Inter-communal violence: There has been an increase in inter-communal violence across Nigeria, particularly in the central / “middle belt” states (Nasarawa, Plateau, Taraba) and the north (Kano, Kaduna). Several thousand people have been killed in fighting between different ethnic groups in these and other states. There have also been repeated clashes in the southwest and in the Delta. Inter-communal violence is likely to be the most serious concern in Nigeria for the foreseeable future. There are a number of longstanding conflicts that could explode again at any time. One of the most serious in the last few months was the crisis in Jos in September 2001, which claimed more than 1,000 lives; another is the ongoing conflict between the Jukuns and the Tivs, and related tensions between other groups, in the central states of Benue, Taraba and Nasarawa.
In late 2001, the government finally embarked on a number of initiatives (meetings, special commissions) to study the problem, but it remains to be seen whether these will be effective remedies, or just another token exercise. To date the government has preferred to shy away from implementing concrete measures to prevent further violence.
Pre-election violence: With elections scheduled for 2003, this year will be a critical one for Nigeria. One of the main concerns for this period is the likelihood of pre-election violence. The prospect of elections has already created a sharp increase in political tension and in-fighting, as well as actual violence in different parts of the country. It is still unclear to what extent the murder of Minister of Justice Bola Ige in December 2001 was directly related to the elections, but his death can only further unsettle the political scene. President Obasanjo’s endorsement of the electoral bill, which effectively prevents any new political parties from registering, has also provoked much anger and controversy.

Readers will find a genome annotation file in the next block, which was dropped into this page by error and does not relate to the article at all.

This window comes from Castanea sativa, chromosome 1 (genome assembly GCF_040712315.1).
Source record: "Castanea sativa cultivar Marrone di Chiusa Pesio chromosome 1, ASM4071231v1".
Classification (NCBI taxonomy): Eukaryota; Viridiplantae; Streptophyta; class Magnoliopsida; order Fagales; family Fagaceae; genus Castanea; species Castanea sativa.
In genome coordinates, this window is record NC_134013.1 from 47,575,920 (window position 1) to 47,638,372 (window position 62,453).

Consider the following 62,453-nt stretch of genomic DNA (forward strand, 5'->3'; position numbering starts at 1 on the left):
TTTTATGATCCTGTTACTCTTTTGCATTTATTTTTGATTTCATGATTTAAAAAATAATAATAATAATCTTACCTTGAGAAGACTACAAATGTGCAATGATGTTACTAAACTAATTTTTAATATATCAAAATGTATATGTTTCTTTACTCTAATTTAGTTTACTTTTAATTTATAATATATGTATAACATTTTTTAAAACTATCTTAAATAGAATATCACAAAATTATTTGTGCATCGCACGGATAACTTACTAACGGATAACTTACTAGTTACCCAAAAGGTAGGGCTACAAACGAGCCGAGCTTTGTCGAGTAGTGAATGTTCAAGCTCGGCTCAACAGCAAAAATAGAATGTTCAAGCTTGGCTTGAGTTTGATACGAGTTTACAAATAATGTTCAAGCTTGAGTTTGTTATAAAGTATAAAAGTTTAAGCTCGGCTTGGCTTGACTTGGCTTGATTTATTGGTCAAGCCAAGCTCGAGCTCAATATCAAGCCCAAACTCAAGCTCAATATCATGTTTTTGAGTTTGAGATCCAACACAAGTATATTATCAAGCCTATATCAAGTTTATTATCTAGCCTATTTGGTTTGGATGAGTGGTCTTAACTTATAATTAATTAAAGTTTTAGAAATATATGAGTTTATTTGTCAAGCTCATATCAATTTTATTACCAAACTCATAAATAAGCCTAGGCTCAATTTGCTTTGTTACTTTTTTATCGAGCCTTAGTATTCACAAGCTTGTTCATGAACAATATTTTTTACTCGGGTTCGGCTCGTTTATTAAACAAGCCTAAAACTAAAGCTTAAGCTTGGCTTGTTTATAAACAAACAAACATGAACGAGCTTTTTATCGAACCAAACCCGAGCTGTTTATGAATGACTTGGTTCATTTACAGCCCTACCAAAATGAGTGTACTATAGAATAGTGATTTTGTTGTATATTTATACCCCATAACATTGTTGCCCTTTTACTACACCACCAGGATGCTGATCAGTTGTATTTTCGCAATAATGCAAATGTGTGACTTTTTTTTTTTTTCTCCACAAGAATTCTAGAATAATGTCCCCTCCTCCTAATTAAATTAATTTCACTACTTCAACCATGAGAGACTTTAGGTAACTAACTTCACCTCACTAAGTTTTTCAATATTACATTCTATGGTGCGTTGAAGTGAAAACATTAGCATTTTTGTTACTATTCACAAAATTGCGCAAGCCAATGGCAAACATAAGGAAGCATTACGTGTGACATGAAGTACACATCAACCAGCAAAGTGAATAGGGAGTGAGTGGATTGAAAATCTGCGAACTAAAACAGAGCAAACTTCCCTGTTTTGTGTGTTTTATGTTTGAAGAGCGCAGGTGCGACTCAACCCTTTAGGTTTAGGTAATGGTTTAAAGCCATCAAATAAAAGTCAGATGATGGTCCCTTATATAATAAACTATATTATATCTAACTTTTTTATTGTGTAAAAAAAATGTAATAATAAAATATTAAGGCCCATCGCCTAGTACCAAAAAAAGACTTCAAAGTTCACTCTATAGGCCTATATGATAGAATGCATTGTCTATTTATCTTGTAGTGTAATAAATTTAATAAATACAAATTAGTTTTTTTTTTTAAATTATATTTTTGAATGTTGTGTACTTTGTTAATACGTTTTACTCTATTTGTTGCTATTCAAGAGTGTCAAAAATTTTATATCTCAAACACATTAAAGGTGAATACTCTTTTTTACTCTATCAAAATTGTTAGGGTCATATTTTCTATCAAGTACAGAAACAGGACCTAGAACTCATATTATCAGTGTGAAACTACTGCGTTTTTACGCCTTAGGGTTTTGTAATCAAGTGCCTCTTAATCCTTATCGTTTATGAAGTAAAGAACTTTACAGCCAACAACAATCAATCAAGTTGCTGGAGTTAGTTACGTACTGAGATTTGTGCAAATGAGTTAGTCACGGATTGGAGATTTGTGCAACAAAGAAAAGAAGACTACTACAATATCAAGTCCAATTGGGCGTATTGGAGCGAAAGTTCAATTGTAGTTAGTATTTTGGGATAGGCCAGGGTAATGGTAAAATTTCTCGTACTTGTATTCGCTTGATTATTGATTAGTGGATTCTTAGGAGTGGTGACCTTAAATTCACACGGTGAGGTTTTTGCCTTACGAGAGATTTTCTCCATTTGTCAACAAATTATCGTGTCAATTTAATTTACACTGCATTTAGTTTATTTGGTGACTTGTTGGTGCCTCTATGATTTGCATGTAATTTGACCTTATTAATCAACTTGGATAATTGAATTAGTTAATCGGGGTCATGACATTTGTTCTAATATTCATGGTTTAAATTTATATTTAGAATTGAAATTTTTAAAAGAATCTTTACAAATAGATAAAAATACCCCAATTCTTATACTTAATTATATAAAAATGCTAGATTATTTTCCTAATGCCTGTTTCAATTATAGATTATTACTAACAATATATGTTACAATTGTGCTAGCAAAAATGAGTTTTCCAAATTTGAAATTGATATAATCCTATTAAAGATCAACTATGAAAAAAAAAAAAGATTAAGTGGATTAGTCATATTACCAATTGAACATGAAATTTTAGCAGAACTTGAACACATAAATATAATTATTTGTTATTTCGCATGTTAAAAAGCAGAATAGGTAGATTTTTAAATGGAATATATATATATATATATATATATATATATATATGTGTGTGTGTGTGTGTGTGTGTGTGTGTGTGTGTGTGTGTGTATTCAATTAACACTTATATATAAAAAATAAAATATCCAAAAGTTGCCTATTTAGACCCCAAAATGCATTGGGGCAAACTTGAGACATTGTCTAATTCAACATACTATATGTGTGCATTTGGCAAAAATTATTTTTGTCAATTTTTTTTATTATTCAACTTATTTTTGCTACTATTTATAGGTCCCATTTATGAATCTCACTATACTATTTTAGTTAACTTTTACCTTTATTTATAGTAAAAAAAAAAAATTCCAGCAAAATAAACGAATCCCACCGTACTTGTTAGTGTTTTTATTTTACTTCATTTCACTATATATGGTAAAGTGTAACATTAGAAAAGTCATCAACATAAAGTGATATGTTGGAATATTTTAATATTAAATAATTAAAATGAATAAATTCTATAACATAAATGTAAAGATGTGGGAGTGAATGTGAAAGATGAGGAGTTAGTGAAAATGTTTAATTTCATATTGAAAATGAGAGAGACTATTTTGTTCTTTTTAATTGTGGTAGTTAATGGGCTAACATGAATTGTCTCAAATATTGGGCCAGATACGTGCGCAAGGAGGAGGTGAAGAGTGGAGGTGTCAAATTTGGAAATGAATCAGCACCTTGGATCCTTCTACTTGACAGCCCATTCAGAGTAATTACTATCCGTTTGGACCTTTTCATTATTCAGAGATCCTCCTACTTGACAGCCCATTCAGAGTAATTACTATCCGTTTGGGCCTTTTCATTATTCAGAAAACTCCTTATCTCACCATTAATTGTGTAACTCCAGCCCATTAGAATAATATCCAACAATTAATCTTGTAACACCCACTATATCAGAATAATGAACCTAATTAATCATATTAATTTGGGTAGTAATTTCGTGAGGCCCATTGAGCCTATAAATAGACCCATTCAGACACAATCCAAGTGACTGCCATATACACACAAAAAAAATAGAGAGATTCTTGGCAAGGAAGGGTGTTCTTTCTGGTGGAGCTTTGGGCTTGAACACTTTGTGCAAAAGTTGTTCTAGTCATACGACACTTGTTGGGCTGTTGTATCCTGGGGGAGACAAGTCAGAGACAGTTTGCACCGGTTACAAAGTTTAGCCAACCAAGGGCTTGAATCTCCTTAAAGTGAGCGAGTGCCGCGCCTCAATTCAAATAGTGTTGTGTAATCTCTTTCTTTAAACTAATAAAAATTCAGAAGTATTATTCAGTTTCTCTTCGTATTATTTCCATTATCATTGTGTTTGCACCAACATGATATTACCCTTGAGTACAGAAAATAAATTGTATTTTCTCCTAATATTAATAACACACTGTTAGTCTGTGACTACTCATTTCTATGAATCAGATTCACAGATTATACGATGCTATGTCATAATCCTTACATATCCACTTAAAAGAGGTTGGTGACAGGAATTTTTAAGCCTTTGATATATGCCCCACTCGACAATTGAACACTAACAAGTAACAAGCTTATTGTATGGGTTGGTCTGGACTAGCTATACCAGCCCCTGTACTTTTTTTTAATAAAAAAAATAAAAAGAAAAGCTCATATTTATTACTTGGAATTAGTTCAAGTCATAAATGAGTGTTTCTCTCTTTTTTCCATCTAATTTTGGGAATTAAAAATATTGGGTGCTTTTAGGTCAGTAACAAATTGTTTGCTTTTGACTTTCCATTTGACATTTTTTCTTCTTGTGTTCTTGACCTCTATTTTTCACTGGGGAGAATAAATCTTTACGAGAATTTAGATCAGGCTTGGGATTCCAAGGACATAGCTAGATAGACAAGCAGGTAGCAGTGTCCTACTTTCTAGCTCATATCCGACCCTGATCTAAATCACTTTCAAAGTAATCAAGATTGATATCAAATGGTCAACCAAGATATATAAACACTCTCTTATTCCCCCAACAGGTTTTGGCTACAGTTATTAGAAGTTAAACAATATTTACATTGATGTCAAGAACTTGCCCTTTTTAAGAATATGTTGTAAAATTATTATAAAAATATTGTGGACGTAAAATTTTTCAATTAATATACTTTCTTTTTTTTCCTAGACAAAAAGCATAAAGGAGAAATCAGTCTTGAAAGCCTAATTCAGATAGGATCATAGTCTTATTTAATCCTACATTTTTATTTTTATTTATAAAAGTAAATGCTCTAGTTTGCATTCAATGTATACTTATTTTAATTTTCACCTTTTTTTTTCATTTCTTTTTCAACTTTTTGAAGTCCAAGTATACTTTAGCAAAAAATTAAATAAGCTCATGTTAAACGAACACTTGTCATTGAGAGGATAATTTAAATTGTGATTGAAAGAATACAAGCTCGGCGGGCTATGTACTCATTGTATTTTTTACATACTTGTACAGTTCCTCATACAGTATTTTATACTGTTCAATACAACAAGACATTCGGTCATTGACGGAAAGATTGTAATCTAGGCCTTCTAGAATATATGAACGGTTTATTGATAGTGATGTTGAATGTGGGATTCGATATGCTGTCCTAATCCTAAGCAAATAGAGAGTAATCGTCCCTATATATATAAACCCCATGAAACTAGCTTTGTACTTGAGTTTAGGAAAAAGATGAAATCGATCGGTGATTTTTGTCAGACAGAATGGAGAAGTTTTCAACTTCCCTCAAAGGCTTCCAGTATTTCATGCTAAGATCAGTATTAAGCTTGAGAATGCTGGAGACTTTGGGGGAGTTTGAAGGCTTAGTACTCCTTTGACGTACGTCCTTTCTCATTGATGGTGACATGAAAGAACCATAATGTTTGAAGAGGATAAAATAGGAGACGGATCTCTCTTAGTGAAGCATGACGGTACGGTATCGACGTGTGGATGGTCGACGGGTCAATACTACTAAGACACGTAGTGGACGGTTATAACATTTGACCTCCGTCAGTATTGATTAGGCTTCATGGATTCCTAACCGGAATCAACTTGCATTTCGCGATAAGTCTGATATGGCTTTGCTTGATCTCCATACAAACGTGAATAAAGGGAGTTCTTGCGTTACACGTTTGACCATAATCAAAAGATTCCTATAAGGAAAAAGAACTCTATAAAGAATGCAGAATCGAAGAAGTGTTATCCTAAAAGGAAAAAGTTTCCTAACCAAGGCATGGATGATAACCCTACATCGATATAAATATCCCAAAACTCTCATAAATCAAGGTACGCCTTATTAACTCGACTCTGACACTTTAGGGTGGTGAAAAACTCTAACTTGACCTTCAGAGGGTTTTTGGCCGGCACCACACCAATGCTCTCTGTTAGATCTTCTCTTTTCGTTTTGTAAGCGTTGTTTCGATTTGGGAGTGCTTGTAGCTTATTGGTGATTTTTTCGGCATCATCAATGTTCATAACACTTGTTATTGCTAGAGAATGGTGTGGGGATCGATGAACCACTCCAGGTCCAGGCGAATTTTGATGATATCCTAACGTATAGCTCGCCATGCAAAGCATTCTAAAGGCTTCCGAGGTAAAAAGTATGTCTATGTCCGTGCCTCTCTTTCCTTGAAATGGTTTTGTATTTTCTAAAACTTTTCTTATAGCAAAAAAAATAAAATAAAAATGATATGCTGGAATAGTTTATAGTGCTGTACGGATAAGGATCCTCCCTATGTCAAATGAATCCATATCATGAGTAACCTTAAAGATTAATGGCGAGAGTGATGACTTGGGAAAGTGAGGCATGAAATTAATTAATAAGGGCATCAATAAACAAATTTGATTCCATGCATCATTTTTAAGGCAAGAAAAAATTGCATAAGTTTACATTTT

Vigilante violence: Vigilante violence, and political use of vigilante groups, are likely to increase in the run-up to elections. A Human Rights Watch research mission in October 2001 uncovered serious human rights abuses by the vigilante group known as the Bakassi Boys, active in Anambra, Abia and Imo states, in the southeast. The Bakassi Boys have been responsible for public and very brutal executions, systematic torture and unlawful arrests and detentions, often with the active support of state government authorities. Likewise in the southwest, the O’odua People’s Congress (OPC), a Yoruba ethnic militia group which has partly turned into a vigilante group, has been responsible for repeated outbreaks of violence. Some politicians have used these groups as thugs to support their re-election campaigns.
It is essential that Nigerian government authorities take measures to prevent further excesses by all these groups without delay, as in some cases, they are already escaping the control of government and security agencies. The emergence of these groups is clearly linked to the dramatic inadequacy of the national law enforcement agencies, especially the police. Long-awaited reforms of the police force should be a priority of the government. Measures should also be taken to discipline, and where appropriate, prosecute politicians who use vigilante groups for their personal or political ends.
Human Rights Watch praises
the considerable commitment your government has shown towards maintaining